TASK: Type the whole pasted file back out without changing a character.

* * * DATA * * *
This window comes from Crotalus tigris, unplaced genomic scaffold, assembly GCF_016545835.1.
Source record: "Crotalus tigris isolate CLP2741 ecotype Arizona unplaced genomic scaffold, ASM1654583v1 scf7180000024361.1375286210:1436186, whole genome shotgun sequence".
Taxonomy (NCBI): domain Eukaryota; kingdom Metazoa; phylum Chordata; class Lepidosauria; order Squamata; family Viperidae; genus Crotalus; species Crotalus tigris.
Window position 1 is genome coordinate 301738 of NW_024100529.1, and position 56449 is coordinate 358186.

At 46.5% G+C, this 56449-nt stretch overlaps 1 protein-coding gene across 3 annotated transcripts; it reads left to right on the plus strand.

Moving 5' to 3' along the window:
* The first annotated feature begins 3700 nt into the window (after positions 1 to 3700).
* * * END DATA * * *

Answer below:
This window comes from Crotalus tigris, unplaced genomic scaffold, assembly GCF_016545835.1.
Source record: "Crotalus tigris isolate CLP2741 ecotype Arizona unplaced genomic scaffold, ASM1654583v1 scf7180000024361.1375286210:1436186, whole genome shotgun sequence".
Taxonomy (NCBI): domain Eukaryota; kingdom Metazoa; phylum Chordata; class Lepidosauria; order Squamata; family Viperidae; genus Crotalus; species Crotalus tigris.
Window position 1 is genome coordinate 301738 of NW_024100529.1, and position 56449 is coordinate 358186.

At 46.5% G+C, this 56449-nt stretch overlaps 1 protein-coding gene across 3 annotated transcripts; it reads left to right on the plus strand.

Moving 5' to 3' along the window:
* The first annotated feature begins 3700 nt into the window (after positions 1 to 3700).